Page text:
6 Scienctific Breakthroughs That Malta Should Know About

These could have huge effects on our tiny island

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As a nation we tend to lose sight of the things we should be talking about, especially with so many viral Maltese moments hitting the web. So in case you missed it, here are six scientific breakthroughs that might have a huge effect on our tiny island.

1. A new male contraceptive gel was just proven to be 100% successful in monkey trials

Could this be the solution to the ongoing MAP debate?

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Photo by the Parsemus Foundation

Vasalgel™ is a new proposed alternative to the more complex reversible vasectomy. It's been previously trialed on rabbits, but a new study published in the journal BioMed has just claimed that further testing on rhesus monkeys has come up with a perfect success rate of 100%. While many more male contraceptive alternatives  are currently being considered (like an implant-switch or an injection designed to lower sperm count), this is by far the one the most promising one, especially seeing as it offers vasectomy-levels of efficiency and is very easily reversible using a simple ultrasound procedure.

2. Solar Power is now predicted to phase out fossil fuels by 2050

Time to make the most of that Maltese sunshine!

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According to a new report by the Carbon Tracker Initiative and Imperial College London, oil and coal is building up to a peak that will see solar power take the upper hand as soon as 2020. With researchers predicting that one-in-five cars on the road will have electric engines by 2030, the spread of solar power is now predicted to completely phase out coal within the next coupe of decades. Of course, this is not only  thanks to rapidly-changing trends in energy usage, but also a direct effect of fossil fuels slowly dying out. 

Back home, Malta could become a solar power hub thanks to the constant sunshine, potentially catapulting us an energy superpower.

3. Water has been found on one of the first exoplanets ever discovered

Anyone bored of Għadira?

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Artist Impression by M. Kornmesser/Nick Risinger

An exoplanet is a planet that orbits a star other than our own Sun, and with billions of them out there, the search has been on for decades to find the closest thing to Earth. Back in 1995, the first exoplanet (Pegasi b) was discovered 51 light years away, and now, a team from the Harvard-Smithsonian Centre for Astrophysics have detected water in its atmosphere. While it's unlikely the water is liquid, the study has inspired further similar research, with the hopes of one day finding a second Earth.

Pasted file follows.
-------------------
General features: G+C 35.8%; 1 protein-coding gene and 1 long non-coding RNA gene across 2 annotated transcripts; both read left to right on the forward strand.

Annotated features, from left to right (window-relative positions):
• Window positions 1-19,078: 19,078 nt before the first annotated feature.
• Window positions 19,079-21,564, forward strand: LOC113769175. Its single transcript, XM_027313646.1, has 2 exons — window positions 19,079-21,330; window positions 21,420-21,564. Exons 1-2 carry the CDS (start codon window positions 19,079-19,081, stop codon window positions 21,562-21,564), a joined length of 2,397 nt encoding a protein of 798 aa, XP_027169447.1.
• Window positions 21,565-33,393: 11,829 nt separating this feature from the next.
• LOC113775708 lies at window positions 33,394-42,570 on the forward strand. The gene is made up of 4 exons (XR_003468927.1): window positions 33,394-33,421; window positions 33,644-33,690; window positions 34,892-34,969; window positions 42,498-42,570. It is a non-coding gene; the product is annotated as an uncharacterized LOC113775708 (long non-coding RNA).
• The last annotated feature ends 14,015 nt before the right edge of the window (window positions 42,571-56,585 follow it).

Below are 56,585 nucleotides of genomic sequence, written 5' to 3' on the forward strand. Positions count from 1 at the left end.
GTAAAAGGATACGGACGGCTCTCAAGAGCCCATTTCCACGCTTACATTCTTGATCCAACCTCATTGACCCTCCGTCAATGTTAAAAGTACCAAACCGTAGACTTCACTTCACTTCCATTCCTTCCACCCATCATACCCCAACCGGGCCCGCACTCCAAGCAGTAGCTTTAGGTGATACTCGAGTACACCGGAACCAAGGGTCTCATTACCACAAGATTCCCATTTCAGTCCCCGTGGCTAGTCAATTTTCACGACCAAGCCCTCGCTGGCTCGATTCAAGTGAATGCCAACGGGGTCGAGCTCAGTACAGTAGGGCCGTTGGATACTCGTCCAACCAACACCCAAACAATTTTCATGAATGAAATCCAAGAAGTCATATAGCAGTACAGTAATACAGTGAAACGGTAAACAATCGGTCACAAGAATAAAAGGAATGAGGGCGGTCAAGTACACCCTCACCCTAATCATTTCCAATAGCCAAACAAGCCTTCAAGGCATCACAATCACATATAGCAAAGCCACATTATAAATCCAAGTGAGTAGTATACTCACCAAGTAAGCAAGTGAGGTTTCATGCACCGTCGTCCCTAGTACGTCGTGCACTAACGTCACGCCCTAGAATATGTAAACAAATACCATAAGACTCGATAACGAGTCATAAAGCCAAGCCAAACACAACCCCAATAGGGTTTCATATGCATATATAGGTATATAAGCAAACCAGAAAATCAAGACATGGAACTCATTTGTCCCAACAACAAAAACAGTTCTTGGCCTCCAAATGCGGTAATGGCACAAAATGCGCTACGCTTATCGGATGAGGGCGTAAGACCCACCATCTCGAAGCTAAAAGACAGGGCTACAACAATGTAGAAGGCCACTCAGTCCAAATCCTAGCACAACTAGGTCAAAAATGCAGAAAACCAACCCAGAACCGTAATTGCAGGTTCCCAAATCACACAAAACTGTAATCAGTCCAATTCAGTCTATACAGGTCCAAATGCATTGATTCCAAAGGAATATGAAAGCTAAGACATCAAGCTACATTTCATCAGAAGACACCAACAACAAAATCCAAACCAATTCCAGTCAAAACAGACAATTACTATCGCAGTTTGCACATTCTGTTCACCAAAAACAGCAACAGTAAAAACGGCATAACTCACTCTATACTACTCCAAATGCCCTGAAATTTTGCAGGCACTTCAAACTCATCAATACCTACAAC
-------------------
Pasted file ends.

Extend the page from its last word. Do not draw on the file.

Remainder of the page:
4. Earth's poles might be reversing sooner than expected

With North and South trading places, Malta's social dynamics may completely flip

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Photo by Gary Glazmaier, NASA

Every couple of hundred thousand years, Earth's magnetic field flips; North points South, and vice versa. And when that happens, the field itself becomes very weak. With the planet's southern hemisphere currently going through the most rapid declines in recent history, reports are showing that the process is getting even faster.  

Effects of a pole-reversal include disastrous interference to global communication signal and even added dangerous to satellites orbiting Earth, but in Malta, North and South trading places would be equal-parts hazardous and hilarious.

5. All of Iceland's major volcanoes seem to be set to erupt at any minute

Time to rush that seventh trip to London!

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Photo by Loftmyndir.

After the 2010 volcanic eruption of the Icelandic volcano Eyjafjallajökull (we still can't pronounce that correctly), online publication Iceland Monitor is making sure the world is kept up to date on the Northern island's seismic activity. As reported by geophysicist Páll Einarsson, Iceland's four major volcanoes are all showing signs of relentlessness, with a potential multi-eruption being mentioned. 

Considering the endless list of flight cancellations the last Icelandic volcanic ash cloud caused and how much bigger this eruption would be, perhaps it's time you rushed your travel plans! 

6. Human-Animal Hybrids are now a thing that exist

Giving a whole new meaning to "kemm inti annimal"

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Photo by the Salk Institute

A team of scientists from the Salk Institute in the United States kicked 2017 off by causing a viral stir with their announcement that they had successfully created hybrid human-pig foetuses. While the creations (aptly dubbed chimeras after the Greek mythological creature) were not allowed to develop further, it has still created a lot of controversy online. 

Proven to be incredibly useful for understanding how animals grow and develop (not to mention the eventual growing of life-saving organs that can be transplanted into humans), this can help the Maltese form a connection with the animal kingdom the likes of which we haven't seen before. Think of all the Gozitan goatmen!

Tag a friend who loves science!

READ NEXT: Attention Maltese Students: 7 Scientifically-Proven Hacks For Peak Exam Performance

Written By

David Grech Urpani

Sarcastically ironic, Dave is a recovering hipster musician with a penchant for chicken, women's clothes and Kanye.

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